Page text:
Friday March 01, 2024

Your Google News feed likely features AI-generated articles
  Posted by: Engadget on Jan 18th, 2024 7:46 PM

AI-generated content can be found everywhere online, including your Google News feed. A report from 404 Media revealed that Google News can boost websites filled with AI-generated articles ripped from other outlets. While this isn’t a total surprise, the revelation is disappointing. Google News used to be a place you’d find the latest and most accurate information on most topics. But just because something makes it to Google News doesn’t necessarily mean the information is reliable.

404 Media cited several examples of AI-written articles getting past Google. One example involved a “news site” called Worldtimetodays, that recently published an article about Star Wars. An analysis of the article showed it was highly similar to one published earlier by Distractify. The Worldtimetodays article included the same author photo along with some odd phrasings, as you’d expect with AI. The ripped article read “Let’s be honest, war of stars fans,” instead of Star Wars fans. The site also had articles that were barely rewritten from Heavy, without bothering to replace Heavy’s watermarked images.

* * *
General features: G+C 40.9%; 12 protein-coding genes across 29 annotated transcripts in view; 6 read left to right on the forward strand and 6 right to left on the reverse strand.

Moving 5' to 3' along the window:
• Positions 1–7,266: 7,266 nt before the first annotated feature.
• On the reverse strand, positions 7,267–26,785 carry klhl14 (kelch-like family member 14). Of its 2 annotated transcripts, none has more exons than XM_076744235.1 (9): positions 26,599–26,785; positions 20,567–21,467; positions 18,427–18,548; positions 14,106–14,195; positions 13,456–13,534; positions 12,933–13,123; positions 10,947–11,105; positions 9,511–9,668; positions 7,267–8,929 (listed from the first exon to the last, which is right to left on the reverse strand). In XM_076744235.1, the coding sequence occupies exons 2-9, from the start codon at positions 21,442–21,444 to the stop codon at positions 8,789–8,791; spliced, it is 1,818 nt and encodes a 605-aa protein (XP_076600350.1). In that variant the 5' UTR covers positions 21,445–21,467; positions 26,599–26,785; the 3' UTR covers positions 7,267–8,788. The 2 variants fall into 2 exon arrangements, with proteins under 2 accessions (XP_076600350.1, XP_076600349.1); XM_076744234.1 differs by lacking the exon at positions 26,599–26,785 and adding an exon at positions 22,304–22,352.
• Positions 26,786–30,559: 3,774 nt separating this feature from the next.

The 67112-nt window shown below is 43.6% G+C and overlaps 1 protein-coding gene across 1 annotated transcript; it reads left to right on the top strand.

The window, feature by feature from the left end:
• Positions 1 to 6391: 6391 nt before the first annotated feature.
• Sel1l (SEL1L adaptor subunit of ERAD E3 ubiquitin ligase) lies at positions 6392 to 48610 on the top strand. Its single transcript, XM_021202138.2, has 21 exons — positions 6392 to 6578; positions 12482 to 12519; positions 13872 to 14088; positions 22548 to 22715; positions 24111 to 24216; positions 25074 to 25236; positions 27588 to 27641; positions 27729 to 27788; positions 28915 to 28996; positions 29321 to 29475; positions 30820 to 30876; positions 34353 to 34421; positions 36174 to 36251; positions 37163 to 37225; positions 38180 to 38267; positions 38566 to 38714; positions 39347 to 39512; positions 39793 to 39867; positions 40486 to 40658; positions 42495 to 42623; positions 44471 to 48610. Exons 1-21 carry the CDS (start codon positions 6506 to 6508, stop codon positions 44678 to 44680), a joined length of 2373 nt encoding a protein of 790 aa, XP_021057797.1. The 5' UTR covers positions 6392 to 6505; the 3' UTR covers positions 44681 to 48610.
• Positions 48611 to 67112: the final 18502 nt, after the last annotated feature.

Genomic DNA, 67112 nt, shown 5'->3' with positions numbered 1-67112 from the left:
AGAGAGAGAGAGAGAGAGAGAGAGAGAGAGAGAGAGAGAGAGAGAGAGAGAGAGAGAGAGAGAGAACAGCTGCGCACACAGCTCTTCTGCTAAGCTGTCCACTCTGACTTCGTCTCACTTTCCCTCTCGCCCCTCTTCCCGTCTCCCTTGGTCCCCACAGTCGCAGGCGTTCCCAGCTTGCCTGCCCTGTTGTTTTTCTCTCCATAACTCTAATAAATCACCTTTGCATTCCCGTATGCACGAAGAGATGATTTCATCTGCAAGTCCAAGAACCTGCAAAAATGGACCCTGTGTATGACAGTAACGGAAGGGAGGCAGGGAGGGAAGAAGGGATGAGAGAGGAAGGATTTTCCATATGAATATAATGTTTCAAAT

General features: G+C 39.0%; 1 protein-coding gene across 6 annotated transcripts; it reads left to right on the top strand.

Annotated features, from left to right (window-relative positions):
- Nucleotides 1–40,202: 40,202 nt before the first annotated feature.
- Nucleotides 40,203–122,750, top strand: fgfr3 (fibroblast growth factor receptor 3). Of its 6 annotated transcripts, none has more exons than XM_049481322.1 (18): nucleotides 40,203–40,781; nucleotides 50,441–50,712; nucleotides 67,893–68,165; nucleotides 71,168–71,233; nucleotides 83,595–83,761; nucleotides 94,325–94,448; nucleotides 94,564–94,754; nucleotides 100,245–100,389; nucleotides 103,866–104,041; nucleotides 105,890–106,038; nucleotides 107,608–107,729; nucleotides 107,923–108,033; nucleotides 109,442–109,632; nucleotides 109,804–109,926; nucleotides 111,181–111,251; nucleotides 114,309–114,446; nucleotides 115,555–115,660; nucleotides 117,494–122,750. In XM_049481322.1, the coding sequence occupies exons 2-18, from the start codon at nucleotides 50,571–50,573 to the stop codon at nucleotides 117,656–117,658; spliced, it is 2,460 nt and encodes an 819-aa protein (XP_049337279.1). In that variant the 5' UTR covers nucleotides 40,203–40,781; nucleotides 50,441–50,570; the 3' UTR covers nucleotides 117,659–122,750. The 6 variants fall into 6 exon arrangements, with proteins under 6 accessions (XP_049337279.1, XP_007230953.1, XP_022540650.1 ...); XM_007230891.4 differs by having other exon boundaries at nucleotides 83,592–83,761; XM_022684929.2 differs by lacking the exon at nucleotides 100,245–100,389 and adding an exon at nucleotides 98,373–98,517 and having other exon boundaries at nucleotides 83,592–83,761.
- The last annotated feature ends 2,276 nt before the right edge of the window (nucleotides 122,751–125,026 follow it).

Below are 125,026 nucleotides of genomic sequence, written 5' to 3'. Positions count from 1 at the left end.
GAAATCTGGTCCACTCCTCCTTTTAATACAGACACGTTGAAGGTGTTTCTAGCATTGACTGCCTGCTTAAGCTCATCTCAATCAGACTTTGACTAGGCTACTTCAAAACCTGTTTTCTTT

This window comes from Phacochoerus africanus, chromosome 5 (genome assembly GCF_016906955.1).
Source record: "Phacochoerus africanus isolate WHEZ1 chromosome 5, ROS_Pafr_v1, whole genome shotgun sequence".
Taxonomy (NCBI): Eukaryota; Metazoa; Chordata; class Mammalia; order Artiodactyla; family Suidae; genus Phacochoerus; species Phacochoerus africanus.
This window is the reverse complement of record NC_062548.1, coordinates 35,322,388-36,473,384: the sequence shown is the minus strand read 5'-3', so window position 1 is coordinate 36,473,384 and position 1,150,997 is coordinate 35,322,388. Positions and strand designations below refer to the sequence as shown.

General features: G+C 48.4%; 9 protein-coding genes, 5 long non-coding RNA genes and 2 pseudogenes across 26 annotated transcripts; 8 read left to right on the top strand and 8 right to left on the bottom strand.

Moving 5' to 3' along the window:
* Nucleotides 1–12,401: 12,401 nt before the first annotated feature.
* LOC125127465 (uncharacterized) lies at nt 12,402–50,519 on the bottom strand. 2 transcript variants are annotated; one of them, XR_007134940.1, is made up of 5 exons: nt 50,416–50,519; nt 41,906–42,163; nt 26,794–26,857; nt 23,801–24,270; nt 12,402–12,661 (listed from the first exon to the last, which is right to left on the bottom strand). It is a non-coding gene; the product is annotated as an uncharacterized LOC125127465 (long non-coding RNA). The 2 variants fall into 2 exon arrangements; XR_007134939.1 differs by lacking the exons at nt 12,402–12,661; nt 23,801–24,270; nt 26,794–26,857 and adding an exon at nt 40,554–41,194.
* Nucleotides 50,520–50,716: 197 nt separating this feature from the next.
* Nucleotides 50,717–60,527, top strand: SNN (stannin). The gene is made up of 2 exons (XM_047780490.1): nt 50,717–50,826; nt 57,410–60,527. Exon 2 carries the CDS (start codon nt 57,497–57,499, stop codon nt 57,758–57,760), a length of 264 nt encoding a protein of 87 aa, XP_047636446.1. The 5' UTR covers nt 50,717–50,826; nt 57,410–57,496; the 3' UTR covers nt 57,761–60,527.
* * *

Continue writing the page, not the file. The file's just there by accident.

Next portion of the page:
As AI advances and becomes even more accessible, we will likely continue to see mass output of plagiarized articles and unreliable information, some of which may hit Google News. The company told 404 Media that while it tries to filter spam on Google News, it isn’t overly concerned whether an article is written by humans or AI. A Google representative told the publication said it’s more about the quality of the content.

“Our focus when ranking content is on the quality of the content, rather than how it was produced. Automatically-generated content produced primarily for ranking purposes is considered spam, and we take action as appropriate under our policies,” the statement read.

Google went on to reiterate that websites are considered for Google News automatically, and new websites may not be immediately detected by the system. The company added that its goal is to reward “original content that demonstrates things such as expertise and trustworthiness,” but it looks like it’s missing the mark by letting these AI-generated articles through in the first place.

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